Glutamine alleviates heat stress-induced impairment of intestinal morphology, intestinal inflammatory response, and barrier integrity in broilers

    loading  Checking for direct PDF access through Ovid

Abstract

The aim of this study was to investigate the protective effect of glutamine (Gln) on the intestinal morphology, intestinal inflammatory response, and barrier integrity in broilers exposed to high ambient temperature. Three-hundred-sixty 21-d-old Arbor Acres broilers (half male and half female) were randomly allocated to 4 treatment groups in a completely randomized design, each of which included 6 replicates with 15 birds per replicate, for 21 d. The 4 treatment groups were as follows: the control group, in which birds were kept in a thermoneutral room at 22 ± 1°C (no stress, NS; fed a basal diet); the heat stress group (36 ± 1°C for 10 h/d from 08:00 to 18:00 h and 22 ± 1°C for the remaining time, heat stress (HT); fed a basal diet); and heat stress + Gln group (0.5 and 1.0% Gln, respectively). Compared to the NS group, broilers in the HT group had lower villus height (P < 0.05), higher crypt depth (P < 0.05), higher D-lactic acid and diamine oxidase (DAO) activity (P < 0.05), higher soluble intercellular adhesion molecule-1 (sICAM-1) concentration (P < 0.05), higher tumor necrosis factor (TNF)-α/interleukin (IL)-10 (P < 0.05), and lower tight junction protein expression levels (P < 0.05). Compared with birds in the HT, birds in the HT + Gln group exhibited increased villus height (P < 0.05), decreased D-lactate and DAO activity (P < 0.05), decreased sICAM-1 concentration (P < 0.05), and mediate the secretion of cytokines (P < 0.05), as well as increased zonula occludens-1 (ZO-1), claudin-1, and occludin mRNA expression levels (P < 0.05). In conclusion, these results indicate that supplementation with Gln was effective in partially ameliorating the adverse effects of heat stress on intestinal barrier function in broilers by promoting epithelial cell proliferation and renewal, modifying the function of the intestinal mucosa barrier, and regulating the secretion of cytokines.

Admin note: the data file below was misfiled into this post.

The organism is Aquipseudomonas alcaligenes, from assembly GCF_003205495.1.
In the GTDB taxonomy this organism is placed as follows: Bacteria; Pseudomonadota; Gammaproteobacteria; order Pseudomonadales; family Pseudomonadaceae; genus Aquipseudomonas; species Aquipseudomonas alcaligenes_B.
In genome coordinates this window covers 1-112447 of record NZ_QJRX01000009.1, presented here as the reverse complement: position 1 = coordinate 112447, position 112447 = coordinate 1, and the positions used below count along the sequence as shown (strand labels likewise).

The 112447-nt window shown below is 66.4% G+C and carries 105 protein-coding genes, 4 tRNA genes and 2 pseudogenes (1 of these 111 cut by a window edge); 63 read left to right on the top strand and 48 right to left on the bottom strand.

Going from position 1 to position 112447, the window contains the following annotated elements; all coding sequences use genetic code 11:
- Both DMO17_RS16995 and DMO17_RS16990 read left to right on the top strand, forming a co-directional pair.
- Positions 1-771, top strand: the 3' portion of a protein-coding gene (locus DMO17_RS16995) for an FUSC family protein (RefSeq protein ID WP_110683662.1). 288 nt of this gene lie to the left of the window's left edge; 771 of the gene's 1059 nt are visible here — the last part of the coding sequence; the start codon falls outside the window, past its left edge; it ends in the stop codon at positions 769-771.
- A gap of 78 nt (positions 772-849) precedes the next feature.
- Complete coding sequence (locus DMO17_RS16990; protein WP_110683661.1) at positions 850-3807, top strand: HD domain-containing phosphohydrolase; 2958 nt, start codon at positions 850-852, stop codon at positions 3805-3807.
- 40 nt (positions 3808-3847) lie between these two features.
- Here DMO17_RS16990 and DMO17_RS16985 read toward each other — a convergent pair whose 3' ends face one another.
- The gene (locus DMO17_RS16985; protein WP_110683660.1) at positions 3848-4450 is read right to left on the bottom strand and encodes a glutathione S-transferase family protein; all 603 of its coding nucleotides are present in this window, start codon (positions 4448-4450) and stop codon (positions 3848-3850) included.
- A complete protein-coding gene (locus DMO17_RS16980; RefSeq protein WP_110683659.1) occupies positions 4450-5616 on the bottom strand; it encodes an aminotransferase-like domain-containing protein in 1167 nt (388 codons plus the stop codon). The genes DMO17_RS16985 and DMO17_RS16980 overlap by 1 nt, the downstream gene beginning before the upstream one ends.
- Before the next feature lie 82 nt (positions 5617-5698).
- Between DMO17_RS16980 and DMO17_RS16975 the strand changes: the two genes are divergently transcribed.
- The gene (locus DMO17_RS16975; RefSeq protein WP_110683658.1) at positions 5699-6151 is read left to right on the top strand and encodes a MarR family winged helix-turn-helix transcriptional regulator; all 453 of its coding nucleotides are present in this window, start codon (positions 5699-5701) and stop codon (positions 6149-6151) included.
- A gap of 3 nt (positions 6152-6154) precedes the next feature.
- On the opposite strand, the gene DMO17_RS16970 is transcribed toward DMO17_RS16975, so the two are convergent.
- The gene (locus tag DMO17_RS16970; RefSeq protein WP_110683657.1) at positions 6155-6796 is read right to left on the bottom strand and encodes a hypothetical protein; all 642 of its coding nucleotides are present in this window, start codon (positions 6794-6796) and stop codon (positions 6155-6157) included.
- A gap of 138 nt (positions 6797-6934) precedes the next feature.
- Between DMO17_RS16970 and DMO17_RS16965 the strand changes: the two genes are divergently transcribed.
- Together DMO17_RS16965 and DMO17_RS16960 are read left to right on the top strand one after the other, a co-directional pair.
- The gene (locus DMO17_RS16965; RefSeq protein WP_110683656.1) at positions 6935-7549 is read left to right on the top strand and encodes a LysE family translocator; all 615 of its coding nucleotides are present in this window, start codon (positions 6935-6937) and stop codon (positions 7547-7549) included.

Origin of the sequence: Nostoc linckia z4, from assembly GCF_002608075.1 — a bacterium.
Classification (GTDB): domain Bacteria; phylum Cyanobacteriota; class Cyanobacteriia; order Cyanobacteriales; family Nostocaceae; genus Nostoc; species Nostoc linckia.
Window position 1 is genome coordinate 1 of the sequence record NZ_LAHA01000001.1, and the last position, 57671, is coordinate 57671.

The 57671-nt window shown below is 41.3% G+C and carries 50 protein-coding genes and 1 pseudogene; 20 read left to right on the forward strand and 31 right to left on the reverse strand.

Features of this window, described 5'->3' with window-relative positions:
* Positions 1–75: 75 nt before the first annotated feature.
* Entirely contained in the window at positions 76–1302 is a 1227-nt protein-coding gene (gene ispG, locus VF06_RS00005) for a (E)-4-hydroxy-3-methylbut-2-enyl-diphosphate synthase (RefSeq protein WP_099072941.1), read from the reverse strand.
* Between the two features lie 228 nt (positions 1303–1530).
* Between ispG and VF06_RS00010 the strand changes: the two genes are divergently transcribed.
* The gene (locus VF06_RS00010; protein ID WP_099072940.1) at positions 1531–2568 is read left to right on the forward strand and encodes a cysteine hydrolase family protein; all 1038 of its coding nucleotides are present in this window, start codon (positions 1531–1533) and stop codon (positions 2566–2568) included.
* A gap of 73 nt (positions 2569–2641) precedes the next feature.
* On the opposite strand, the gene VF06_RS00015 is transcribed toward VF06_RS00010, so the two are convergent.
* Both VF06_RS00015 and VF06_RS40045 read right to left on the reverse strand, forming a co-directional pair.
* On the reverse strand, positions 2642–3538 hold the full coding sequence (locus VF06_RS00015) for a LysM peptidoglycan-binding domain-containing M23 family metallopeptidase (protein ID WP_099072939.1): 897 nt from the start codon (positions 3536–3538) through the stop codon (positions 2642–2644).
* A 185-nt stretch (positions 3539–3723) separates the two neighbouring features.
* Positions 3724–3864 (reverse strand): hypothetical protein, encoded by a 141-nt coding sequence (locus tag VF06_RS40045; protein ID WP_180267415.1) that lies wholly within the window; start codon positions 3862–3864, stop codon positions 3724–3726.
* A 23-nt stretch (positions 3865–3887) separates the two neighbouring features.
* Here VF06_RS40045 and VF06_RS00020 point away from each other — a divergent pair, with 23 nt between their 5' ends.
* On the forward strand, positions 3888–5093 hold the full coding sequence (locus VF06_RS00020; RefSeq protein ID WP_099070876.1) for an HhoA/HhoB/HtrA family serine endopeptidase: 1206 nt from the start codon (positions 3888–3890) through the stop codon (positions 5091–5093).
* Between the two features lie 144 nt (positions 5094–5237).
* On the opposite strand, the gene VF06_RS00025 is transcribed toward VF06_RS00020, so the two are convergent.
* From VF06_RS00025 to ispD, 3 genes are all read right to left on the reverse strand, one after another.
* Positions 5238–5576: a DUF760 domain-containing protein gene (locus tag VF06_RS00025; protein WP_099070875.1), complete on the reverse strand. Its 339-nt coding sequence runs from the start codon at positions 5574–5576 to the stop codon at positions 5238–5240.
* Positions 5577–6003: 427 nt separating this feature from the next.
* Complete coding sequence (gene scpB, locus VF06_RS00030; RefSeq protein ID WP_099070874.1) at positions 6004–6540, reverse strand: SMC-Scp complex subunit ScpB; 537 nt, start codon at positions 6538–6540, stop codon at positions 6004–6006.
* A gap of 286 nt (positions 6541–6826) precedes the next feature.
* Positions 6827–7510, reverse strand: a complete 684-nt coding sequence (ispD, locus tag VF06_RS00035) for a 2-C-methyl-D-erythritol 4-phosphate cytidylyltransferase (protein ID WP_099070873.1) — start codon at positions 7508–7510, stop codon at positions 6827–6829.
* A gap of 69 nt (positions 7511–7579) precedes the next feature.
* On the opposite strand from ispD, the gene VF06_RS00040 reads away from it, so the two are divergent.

Related Topics

    loading  Loading Related Articles